Union organizers never, ever intimidate workers whom they are trying to recruit. Believe me? Great! I’ve got a bridge to sell you. Sound crass? Well, Big Labor and their allies in Congress are trying to sell America just such a proverbial bridge — the deceivingly named Employee Free Choice Act (pdf) (H.R. 800, S.1041), on which the Senate will soon vote.
The Democrats owe their majority in Congress in part to organized labor’s contributions — both cash in in-kind activism and get-out-the vote efforts. Now the unions want their pound of flesh, and no item is more important to them than the EFCA.
Why does Big Labor have so much riding on this bill? Because it would mandate an organizing method known as “card check” whenever a union requests it. Facing a decades-old membership decline in the private sector, unions have sought other organizing strategies, and “card check” has been among the most effective.
Traditionally, unions tried to organize workplaces through secret ballot elections supervised by the National Labor Relations Board. But in recent years unions have been winning only about half of the elections they hold, so now they’re trying to change the rules.
Card check circumvents secret ballot elections because it requires only that a majority of employees sign cards showing that they support union representation. Employees are often urged to sign cards publicly and in the presence of union organizers, which exposes them to high-pressure tactics which the secret ballot is designed to avoid.
Moreover, when an employer agrees to a card check procedure, it enters into a “neutrality” agreement with the union — which isn’t neutral at all. Under a neutrality agreement, an employer agrees not to campaign against union representation during a union organizing drive. Thus, the union enjoys an advantage because the employer agrees to remain silent.
But if card check “neutrality” is so lopsided in favor of the union, why would any employer agree to it? To stave off union attacks. To get employers to agree to a card check procedure, unions often resort to what is known as a “corporate campaign.”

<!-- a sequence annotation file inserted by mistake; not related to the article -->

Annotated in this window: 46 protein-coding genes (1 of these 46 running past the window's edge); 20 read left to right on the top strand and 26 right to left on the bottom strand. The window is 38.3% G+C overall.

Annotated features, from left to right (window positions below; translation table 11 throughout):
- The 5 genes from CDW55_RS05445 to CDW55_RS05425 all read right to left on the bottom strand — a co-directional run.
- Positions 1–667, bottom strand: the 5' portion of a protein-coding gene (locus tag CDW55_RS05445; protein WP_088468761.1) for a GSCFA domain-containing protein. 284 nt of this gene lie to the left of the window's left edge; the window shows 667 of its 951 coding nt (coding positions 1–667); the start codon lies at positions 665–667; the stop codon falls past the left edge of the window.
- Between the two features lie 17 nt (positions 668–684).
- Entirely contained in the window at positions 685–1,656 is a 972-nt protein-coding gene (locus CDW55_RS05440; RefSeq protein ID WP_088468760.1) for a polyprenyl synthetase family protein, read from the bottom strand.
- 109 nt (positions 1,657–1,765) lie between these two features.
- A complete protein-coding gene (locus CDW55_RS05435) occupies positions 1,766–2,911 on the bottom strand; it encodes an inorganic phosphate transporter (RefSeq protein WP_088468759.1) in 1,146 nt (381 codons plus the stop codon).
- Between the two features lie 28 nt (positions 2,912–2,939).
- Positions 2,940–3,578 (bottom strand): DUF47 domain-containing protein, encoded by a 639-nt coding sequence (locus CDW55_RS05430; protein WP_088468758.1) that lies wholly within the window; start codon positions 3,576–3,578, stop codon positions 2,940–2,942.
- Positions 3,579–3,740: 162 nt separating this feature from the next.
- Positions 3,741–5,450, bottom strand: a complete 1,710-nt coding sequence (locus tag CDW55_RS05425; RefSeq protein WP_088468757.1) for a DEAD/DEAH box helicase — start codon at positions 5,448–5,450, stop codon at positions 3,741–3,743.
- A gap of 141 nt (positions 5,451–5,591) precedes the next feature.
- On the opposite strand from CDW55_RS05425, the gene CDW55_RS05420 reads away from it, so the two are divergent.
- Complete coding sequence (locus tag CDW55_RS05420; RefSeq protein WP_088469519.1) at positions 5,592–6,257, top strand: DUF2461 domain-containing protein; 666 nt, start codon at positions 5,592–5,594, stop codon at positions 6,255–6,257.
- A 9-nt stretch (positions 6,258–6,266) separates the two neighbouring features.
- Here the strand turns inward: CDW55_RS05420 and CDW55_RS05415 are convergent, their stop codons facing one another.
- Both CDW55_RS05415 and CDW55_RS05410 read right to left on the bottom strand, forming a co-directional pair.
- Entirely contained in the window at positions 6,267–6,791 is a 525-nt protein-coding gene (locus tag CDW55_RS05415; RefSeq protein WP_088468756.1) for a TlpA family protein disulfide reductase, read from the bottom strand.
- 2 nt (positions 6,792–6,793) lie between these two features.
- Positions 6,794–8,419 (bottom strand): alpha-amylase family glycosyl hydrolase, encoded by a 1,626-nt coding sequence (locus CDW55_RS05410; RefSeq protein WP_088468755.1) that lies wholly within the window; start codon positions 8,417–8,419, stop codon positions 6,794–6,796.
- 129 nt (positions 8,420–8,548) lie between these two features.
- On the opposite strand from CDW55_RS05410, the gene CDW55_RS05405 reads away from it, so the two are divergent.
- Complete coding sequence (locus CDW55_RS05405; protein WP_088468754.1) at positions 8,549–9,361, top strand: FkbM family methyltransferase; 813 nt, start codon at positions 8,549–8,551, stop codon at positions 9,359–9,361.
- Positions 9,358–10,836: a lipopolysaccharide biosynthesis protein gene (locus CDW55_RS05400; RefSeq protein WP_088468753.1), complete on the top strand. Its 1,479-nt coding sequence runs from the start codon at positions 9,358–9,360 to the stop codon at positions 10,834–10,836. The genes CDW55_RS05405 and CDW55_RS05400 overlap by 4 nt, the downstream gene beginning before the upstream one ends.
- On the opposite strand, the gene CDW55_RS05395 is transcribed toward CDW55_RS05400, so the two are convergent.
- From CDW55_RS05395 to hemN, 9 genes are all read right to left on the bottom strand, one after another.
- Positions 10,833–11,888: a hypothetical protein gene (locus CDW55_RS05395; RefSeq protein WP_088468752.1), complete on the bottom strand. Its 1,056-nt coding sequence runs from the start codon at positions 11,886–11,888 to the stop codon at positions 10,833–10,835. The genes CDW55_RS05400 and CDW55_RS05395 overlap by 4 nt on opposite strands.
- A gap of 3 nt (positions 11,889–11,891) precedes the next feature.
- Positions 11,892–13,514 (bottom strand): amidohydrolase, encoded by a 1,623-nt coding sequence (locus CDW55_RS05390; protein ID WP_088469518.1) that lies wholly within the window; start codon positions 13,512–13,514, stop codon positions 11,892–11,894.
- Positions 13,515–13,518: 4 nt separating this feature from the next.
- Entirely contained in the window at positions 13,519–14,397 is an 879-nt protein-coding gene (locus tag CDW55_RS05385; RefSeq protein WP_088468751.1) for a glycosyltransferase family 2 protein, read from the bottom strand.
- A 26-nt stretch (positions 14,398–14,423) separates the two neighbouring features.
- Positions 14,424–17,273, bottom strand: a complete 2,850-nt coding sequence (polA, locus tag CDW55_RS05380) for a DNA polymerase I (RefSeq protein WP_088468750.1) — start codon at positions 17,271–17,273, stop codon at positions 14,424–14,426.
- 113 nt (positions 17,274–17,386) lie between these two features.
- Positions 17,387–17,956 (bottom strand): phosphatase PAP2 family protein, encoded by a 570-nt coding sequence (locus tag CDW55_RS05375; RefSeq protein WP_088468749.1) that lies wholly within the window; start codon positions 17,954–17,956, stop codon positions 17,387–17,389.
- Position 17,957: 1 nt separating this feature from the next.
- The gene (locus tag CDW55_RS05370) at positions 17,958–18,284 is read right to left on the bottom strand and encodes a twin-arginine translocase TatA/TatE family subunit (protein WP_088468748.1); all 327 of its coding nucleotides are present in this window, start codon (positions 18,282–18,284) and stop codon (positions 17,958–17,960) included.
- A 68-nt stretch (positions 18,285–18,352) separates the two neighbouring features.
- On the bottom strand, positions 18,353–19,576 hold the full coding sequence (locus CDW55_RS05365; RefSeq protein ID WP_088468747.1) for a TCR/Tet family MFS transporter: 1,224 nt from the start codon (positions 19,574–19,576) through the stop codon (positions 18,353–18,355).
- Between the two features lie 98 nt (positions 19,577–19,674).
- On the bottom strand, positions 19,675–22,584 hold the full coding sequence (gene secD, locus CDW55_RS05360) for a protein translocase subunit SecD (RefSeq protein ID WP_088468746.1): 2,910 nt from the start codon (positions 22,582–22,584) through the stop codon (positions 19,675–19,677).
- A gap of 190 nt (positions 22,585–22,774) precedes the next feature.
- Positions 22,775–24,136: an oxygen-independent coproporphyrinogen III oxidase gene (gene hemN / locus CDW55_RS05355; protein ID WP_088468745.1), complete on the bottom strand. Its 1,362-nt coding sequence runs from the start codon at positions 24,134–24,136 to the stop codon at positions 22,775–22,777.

Corporate campaigns are elaborate political and public relations campaigns that labor unions use to target a specific employer or group of employers. The union doesn’t simply picket the employer. Its tactics include feeding allegations of company wrongdoing to the news media, filing complaints with regulatory agencies, and enlisting allies, such as liberal church groups or environmental activists, to publicly denounce the company. The message to the employer is simple: Allow us to unionize your workforce or we will destroy your reputation.
Current federal law allows employers to insist on a secret ballot election. But the EFCA would do away with that
Senate Republicans may kill it through filibuster. President George W. Bush has threatened to veto the bill. But even if it goes down to defeat this time, expect it to come back in future Congresses — especially if in 2008 the Democrats gain the White House, seats in the Senate, or both.
We’ve seen this before — Rep. George Miller (D-Calif.), the current bill’s sponsor, the bill was introduced unsuccessfully in the last Congress. He won’t take a “no” as final this time, either.
Ironically, Miller was one of 16 members of Congress who wrote (pdf) to a state labor arbitration board urging it to respect the secret ballot as “absolutely necessary in order to ensure that workers are not intimidated into voting for a union they might not otherwise choose.” Great, you say? Yes, except that the state in question is the State of Puebla — in Mexico. Apparently secret ballot elections are good enough for Mexican workers but not American ones.p>How does card-check work in practice? Consider the testimony (pdf) before House Education and Labor committee of Jennifer Jason, a former union organizer for the hospitality and textile union UNITE-HERE, who left that job in disgust at what she called other organizers’ “disgraceful practices”: